Hypoxia (oxygen depravation) conditions often affecting pilots during and after flying ins remain unsolved even after comprehensive investigation was launched after the 2011 Capt. Jeff “Bong” Haney, Alaska Air National Guard pilot was killed in a crash on November 2010. In December 2011 an Air Force investigation determined the cause for the mishap was pilot error although at least 13 cases of were reported since the aircraft became operational in 2005.
The investigation did not determine what has caused this error. The Air Force has previously denied the crash was connected with the CBS 60 Minutes reported. The Air Force has confirmed that they never seen such high rates of hypoxia events in any other aircraft, with 36 out of 200 pilots reporting such incidents. The cause for the problem has not been found, despite extensive investigations by engineers, medical experts, NASA scientists and even Navy medical specialists familiar with similar decompression conditions experienced by Navy divers.conditions experienced by other pilots in the past. However, following the accident the fleet was grounded for a total of four months from May till September 2011. Since the returned to operational flying in september 2011, the s logged 12,00 flight hours and pilots reported at least 11 new cases of hypoxia,
Among the systems inspected for faults were that toxines have entered somehow to the aircraft air and on-board oxygen supply. Although no such toxines were detected, the Air Force installed filters to remove them from the air supply, and collect samples for further investigation, but in some cases, the filters caused more problems than solutions. Other aspects currently explored are the, particularly add-on anti-exposure or cold-weather gear worn on top of the standard G-suit. Meanwhile, until a more permanent solution is found, the pilots are wearing pulse oximeters to monitor their oxygen saturation levels during flight. Any time a pilot’s oxygen saturation drops below 85%, he is required to immediately return to base to allow officials to gather data.
last night CBS’s 60 Minutes aired a special story which included interviews with two F-22 pilots, Maj. Jeremy Gordon and Capt. Josh Wilson, both flying with Langley VA based Air National Guard 192nd Fighter Wing, described hypoxia effects they suffered during flights. Both informed their command in January that they were going to stop flying. General Michael Hostage, head of the Air Combat Command acknowledged the cause of the problem is unknown but said, the Air Force has driven the risk down to a level where the Raptor can safely operate.
Gen. Hostage said a certain amount of risk always is involved and must be balanced with the requirement for the capability. “In a peacetime training circumstance, we want to operate at as low of risk is prudent for the level of training we get out of a mission,” he explained. “When we go into combat, risk goes up, but the reason to assume that risk goes up as well.
“We live in a community where risk is part of our lives,” Hostage continued. “If we think the risk has gone to a level where we just can’t accept it, we either reduce that risk or eliminate it. But right now, we believe that risk — although it’s not as low as we would like it — is low enough to safely operate the airplane at the current tempo.”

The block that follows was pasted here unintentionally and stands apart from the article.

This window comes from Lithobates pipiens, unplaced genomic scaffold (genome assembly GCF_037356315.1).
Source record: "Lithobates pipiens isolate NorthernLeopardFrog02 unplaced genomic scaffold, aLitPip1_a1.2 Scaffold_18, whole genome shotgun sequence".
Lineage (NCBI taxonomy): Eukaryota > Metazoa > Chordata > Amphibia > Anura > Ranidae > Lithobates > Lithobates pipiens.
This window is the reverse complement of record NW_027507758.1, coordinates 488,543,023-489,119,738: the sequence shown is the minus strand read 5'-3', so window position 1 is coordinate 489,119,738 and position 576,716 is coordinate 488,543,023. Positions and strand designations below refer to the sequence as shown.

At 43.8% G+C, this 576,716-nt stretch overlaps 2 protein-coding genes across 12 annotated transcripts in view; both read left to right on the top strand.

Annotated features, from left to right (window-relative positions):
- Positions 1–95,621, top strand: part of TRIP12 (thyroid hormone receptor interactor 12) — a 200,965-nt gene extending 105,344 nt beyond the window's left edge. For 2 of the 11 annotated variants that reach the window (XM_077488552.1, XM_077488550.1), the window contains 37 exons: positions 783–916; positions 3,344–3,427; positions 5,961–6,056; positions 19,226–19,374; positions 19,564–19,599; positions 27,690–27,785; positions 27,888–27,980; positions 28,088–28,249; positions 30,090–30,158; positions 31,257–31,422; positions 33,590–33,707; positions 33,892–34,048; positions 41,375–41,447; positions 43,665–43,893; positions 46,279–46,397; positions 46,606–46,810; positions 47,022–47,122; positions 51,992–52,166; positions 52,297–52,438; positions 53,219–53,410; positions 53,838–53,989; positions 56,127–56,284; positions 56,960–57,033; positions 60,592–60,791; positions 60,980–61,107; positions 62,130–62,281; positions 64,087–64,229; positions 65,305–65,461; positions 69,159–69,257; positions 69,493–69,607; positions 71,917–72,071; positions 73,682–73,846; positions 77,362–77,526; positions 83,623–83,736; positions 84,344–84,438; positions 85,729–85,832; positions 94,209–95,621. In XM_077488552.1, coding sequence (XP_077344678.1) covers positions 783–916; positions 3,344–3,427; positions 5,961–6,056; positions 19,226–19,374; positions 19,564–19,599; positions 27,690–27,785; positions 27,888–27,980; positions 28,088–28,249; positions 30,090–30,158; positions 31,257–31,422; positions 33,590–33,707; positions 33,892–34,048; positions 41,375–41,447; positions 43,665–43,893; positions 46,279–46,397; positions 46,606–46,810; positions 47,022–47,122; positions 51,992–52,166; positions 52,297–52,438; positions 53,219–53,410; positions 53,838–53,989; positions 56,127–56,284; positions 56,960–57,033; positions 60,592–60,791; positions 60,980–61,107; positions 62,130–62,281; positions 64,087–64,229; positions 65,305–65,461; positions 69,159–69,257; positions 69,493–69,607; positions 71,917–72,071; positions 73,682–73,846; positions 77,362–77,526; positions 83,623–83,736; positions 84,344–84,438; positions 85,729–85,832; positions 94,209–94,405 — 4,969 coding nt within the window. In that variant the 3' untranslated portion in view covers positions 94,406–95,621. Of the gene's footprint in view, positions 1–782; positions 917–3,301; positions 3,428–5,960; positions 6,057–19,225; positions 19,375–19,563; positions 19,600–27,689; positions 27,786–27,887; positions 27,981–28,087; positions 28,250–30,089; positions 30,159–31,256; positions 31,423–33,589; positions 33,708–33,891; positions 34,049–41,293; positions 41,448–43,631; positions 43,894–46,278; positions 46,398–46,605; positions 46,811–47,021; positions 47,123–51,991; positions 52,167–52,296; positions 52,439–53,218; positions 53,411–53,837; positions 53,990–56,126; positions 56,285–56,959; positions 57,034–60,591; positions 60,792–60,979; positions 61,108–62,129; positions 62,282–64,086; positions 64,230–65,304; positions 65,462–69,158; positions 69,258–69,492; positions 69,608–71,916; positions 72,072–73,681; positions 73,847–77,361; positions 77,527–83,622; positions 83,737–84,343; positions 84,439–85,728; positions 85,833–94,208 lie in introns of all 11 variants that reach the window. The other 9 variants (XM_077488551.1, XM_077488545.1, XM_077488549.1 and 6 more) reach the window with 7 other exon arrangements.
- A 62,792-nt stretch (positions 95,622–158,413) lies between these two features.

Air force officials compare this to the early days of the F-16 Fighting Falcon. Although the first F-16 had its first operational flight in 1970, the combat edge aircrew flight equipment, which was optimized for high-G flight, wasn’t fielded until about 1988, Air Force Maj. Gen. Charles W. Lyon, Air Combat Command’s director of operations said. Hostage said a similar situation exists with the F-22 regarding the unknown effects of human physiology and technology. “What we’re looking at is human physiology and the regime this airplane operates in,” he said. “This airplane does things airplanes have never done before in regimes of flight that we’ve never operated in before.” Hostage said he’s confident a solution for what he calls “the most tactically-capable aircraft in the world” will come.
“We have initiated 17 life support enhancements to the F-22 as direct risk mitigation steps,” Lt. Gen. Janet Wolfenbarger, Assistant Secretary of thefor Acquisition testified before congress on May 8. Wolfenbarger added that many of these enhancements are already fielded, including a modification to the emergency oxygen activation handle and an aircrew blood oxygen sensor.
May 15, 2012 Update: A week later the Secretary of Defense directed the Air Force to expedite installation of an automatic backup oxygen system for the entire fleet of Raptors. The new oxygen systems will undergo flight tests through November, with installation beginning in December and proceeding in January 2013 at a rate of 10 planes per month. Additionally, the Air Force will have to fly its Raptors near a “proximate landing location” to make sure that pilots can land quickly if their planes’ oxygen systems begin to fail. Spencer Ackerman reported in Wired Danger Room.